CSI Waikiki: DNA used to find robbery suspect
DNA from iced tea ices suspect in Waikiki robbery
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A robbery suspect who left his iced-tea can at the scene of the crime faces federal charges thanks to a DNA matchup worthy of a TV whodunit.
DNA from the can was matched to DNA recovered from a cigarette smoked by the suspect, Preston K.S. Sakuma, a jobless drug user, according to court documents.
The U.S. attorney on Monday charged Sakuma with the robbery of an Internet cafe on Kalakaua Avenue. He later admitted to robbing three Waikiki businesses June 25 to 27.
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Like a scene from a television crime drama, Honolulu police matched DNA samples to link a suspect to the robbery of a Waikiki Internet cafe.
Honolulu police arrested Preston K.S. Sakuma, 35, Friday in connection with the robbery of two Waikiki businesses on June 25 and 26. Sakuma lives nearby on Seaside Avenue.
Police turned the case over to the U.S. attorney, who charged Sakuma on Monday with the June 25 robbery of Internet cafe K2K on Kalakaua Avenue.
When questioned by authorities, Sakuma admitted robbing three Waikiki businesses between June 25 and 27, said Rachel Moriyama, assistant U.S. attorney. In each robbery, Sakuma gave the cashier a note that indicated he had a gun, though none was seen, she said.
In the K2K robbery, Sakuma bought a can of iced tea from the cashier and drank it while he waited until he was the only customer in the establishment, according to court documents. He then handed the cashier the note asking for all the money in the register and told her several times that he was serious and armed.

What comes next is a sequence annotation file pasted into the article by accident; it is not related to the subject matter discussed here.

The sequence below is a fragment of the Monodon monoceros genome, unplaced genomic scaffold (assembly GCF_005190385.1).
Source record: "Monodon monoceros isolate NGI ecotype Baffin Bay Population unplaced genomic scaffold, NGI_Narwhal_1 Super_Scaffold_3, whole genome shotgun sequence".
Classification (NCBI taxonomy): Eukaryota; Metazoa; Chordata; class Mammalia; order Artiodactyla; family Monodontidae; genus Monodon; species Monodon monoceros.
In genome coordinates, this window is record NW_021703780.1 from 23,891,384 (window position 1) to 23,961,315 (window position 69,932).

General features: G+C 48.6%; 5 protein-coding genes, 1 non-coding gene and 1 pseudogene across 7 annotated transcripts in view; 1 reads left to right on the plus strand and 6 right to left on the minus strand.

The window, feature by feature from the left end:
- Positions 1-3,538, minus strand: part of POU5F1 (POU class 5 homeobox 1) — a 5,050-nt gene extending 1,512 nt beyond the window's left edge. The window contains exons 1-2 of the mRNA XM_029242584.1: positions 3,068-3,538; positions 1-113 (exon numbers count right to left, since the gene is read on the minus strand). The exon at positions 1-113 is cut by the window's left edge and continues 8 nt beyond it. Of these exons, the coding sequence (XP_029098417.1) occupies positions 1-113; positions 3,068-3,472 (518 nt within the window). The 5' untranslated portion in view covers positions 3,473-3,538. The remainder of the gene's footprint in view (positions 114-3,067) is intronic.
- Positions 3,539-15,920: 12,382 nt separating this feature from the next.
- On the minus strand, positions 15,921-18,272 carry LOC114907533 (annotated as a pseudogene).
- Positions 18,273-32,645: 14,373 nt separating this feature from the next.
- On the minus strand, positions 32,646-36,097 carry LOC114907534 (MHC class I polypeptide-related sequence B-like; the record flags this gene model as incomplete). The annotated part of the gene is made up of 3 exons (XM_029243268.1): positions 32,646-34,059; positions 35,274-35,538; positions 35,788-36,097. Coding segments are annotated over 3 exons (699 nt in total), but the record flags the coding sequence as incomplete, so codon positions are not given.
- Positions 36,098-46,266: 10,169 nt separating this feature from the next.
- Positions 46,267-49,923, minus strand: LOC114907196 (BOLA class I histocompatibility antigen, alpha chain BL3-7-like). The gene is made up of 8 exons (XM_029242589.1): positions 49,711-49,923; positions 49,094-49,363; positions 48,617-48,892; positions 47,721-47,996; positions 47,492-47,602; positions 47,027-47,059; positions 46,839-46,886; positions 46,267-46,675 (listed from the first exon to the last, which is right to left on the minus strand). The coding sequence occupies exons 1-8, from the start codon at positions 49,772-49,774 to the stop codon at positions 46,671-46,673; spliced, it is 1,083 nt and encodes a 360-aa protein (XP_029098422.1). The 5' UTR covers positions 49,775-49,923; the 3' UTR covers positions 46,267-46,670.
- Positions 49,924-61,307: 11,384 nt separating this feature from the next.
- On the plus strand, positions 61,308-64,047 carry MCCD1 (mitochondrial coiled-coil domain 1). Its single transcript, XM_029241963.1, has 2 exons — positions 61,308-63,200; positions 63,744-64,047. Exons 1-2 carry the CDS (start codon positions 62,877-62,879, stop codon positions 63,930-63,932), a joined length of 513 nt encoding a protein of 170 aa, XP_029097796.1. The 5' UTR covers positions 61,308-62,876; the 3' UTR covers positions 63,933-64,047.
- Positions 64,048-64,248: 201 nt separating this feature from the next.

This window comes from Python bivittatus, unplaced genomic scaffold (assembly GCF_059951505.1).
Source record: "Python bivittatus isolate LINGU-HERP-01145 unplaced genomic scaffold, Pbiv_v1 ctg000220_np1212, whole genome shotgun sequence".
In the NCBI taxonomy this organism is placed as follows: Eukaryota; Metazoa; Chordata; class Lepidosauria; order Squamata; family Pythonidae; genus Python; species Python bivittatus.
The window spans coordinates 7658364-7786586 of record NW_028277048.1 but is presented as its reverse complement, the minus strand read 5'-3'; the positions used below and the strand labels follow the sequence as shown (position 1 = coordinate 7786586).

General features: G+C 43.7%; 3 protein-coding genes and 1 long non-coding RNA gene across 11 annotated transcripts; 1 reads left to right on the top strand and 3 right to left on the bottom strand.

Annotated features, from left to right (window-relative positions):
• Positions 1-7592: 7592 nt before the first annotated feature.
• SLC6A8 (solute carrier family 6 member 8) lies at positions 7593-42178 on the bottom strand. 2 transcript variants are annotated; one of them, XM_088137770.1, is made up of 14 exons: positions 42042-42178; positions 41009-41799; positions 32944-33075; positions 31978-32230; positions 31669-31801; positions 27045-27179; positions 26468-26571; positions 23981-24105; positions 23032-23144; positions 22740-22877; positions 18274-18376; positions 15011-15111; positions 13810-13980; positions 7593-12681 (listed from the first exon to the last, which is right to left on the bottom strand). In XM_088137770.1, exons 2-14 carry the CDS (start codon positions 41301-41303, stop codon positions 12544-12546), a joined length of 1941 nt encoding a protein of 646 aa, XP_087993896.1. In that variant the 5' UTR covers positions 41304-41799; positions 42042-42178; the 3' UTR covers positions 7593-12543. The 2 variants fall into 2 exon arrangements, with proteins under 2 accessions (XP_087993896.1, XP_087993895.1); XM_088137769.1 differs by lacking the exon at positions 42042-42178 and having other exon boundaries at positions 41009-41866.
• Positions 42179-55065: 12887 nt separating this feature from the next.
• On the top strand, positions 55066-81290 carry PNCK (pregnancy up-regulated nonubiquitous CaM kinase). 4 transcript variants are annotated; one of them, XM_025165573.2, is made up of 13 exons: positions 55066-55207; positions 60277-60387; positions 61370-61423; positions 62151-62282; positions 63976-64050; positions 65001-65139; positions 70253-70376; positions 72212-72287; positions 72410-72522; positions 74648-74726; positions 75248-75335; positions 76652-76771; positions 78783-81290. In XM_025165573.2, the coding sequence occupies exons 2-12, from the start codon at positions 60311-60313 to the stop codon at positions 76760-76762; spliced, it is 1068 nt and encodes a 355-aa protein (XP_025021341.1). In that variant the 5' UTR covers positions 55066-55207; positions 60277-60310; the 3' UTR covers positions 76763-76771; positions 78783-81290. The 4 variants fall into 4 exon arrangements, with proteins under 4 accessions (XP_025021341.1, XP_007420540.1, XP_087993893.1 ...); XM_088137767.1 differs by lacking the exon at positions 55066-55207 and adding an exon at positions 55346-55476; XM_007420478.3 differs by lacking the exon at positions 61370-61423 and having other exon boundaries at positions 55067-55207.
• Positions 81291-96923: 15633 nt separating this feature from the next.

Sakuma then told the cashier, a 19-year-old woman, to get on the ground and count to 10, according to police records. He fled with an undisclosed amount of cash.
In the course of the investigation, an HPD criminalist conducted an analysis of DNA recovered from the iced-tea can and DNA recovered from a cigarette smoked by and recovered from Sakuma, according to court records.
Members of HPD's Crime Reduction Unit arrested Sakuma at his home without incident.
At Sakuma's detention hearing yesterday, U.S. Magistrate Judge Barry Kurren released Sakuma on a $25,000 signature bond. Conditions of his release include electronic monitoring and supervision by Sakuma's partner.
Just prior to robbing the businesses, Sakuma had lost his job, his rent was due and he was using drugs, Moriyama said.